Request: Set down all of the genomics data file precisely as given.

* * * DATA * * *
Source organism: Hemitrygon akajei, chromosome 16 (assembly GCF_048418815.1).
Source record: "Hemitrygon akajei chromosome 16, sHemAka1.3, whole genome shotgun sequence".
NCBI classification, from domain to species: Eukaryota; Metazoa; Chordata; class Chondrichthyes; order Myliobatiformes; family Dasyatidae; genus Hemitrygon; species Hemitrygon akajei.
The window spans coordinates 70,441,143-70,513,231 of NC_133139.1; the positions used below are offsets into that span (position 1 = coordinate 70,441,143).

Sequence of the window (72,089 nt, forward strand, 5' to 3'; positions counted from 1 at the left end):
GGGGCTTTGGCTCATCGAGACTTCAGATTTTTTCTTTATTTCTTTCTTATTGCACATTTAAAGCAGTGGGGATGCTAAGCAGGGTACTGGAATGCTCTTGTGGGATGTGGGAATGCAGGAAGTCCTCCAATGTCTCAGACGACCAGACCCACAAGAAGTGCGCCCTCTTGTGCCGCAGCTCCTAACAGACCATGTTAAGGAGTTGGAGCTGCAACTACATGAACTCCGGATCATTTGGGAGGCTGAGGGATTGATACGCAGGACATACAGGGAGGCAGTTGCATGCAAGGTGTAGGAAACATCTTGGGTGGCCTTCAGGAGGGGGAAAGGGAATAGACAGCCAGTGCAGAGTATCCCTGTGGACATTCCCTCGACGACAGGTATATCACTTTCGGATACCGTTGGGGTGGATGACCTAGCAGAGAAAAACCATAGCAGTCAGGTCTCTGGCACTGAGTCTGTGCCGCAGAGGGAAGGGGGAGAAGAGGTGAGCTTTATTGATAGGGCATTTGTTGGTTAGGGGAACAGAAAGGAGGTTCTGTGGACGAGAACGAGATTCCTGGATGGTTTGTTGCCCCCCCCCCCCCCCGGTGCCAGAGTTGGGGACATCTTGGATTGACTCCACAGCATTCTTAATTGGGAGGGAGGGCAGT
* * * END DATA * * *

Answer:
Source organism: Hemitrygon akajei, chromosome 16 (assembly GCF_048418815.1).
Source record: "Hemitrygon akajei chromosome 16, sHemAka1.3, whole genome shotgun sequence".
NCBI classification, from domain to species: Eukaryota; Metazoa; Chordata; class Chondrichthyes; order Myliobatiformes; family Dasyatidae; genus Hemitrygon; species Hemitrygon akajei.
The window spans coordinates 70,441,143-70,513,231 of NC_133139.1; the positions used below are offsets into that span (position 1 = coordinate 70,441,143).

Sequence of the window (72,089 nt, forward strand, 5' to 3'; positions counted from 1 at the left end):
GGGGCTTTGGCTCATCGAGACTTCAGATTTTTTCTTTATTTCTTTCTTATTGCACATTTAAAGCAGTGGGGATGCTAAGCAGGGTACTGGAATGCTCTTGTGGGATGTGGGAATGCAGGAAGTCCTCCAATGTCTCAGACGACCAGACCCACAAGAAGTGCGCCCTCTTGTGCCGCAGCTCCTAACAGACCATGTTAAGGAGTTGGAGCTGCAACTACATGAACTCCGGATCATTTGGGAGGCTGAGGGATTGATACGCAGGACATACAGGGAGGCAGTTGCATGCAAGGTGTAGGAAACATCTTGGGTGGCCTTCAGGAGGGGGAAAGGGAATAGACAGCCAGTGCAGAGTATCCCTGTGGACATTCCCTCGACGACAGGTATATCACTTTCGGATACCGTTGGGGTGGATGACCTAGCAGAGAAAAACCATAGCAGTCAGGTCTCTGGCACTGAGTCTGTGCCGCAGAGGGAAGGGGGAGAAGAGGTGAGCTTTATTGATAGGGCATTTGTTGGTTAGGGGAACAGAAAGGAGGTTCTGTGGACGAGAACGAGATTCCTGGATGGTTTGTTGCCCCCCCCCCCCCCCGGTGCCAGAGTTGGGGACATCTTGGATTGACTCCACAGCATTCTTAATTGGGAGGGAGGGCAGT